Analysis Of Judith Lober's Night To His Day: The Social Construction Of Gender

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Today in America women are up to paid seventy percent less than men for doing the same job. In other parts of the world, men are forced to put themselves in violent and dangerous situations while women are protected. Briefly discussed in articles like Judith Lober’s “’Night to His Day’: The Social Construction of Gender”, problems with traditional gender roles have become hot topics all over the world. On the University of West Georgia campus, three students recently created a spoof video to address these problems, specifically, emotional distance in men. As we begin to study further into gender roles, we must first consider what characteristics each role entails. For instance, it is a preconceived notion that men are less likely to show emotion than women due to their biological make up, but what if instead this wasn’t an innate learning, but a characteristic acquired from society. Lorber would argue that the emotional disconnection in men discussed in Ashlyn, Melissa, and Savannah’s video …show more content…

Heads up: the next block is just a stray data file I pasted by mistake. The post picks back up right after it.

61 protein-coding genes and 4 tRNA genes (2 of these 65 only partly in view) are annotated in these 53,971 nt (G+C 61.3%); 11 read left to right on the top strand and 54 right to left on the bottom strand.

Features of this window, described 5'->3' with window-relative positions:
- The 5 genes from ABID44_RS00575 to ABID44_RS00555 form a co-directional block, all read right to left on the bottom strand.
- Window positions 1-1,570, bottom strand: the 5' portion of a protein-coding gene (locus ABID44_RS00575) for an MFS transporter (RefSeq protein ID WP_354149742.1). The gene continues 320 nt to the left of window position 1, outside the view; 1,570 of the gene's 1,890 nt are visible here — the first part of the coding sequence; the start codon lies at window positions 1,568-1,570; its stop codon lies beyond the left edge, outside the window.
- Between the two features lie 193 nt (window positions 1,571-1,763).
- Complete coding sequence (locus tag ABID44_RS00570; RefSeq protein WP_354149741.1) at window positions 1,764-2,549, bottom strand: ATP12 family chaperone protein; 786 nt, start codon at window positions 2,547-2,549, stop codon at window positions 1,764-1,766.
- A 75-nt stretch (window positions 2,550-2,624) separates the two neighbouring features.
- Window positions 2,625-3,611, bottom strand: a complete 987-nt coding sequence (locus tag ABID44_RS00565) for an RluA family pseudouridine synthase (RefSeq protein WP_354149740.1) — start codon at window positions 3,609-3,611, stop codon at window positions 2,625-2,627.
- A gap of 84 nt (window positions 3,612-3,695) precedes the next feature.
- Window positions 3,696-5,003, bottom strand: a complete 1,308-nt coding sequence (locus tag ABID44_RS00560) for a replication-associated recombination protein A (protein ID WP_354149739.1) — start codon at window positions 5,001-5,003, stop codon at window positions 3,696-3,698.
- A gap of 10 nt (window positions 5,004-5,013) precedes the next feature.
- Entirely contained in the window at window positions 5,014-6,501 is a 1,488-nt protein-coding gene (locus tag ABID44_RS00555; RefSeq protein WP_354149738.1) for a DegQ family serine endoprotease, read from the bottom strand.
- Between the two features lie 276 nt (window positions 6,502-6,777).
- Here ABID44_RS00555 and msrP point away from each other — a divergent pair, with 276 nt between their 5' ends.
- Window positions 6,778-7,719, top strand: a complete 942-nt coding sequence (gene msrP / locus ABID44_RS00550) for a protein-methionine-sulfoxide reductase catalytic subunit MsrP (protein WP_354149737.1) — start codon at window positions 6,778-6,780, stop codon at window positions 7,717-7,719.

Young men are shown that “crying is for babies” or to “toughen up”, while young girls are encouraged to talk about their feelings and cry when needed. These simple comments are part of daily social interactions that, Lorber proposes, help “individuals [to] learn what is expected, see what is expected, act and react in expected ways, and thus simultaneously construct and maintain the gender order”(28). Lorber is trying to explain here that even the smallest everyday gendered action can affect a child’s view on how each gender acts and teach them to form their own gender identity. This shows that boys are not born to be less emotional, but instead learn from other men and women how to act. When young boys are taught that showing their emotions is not acceptable to their gender role, they will reject this trait in order to appear masculine and be accepted by

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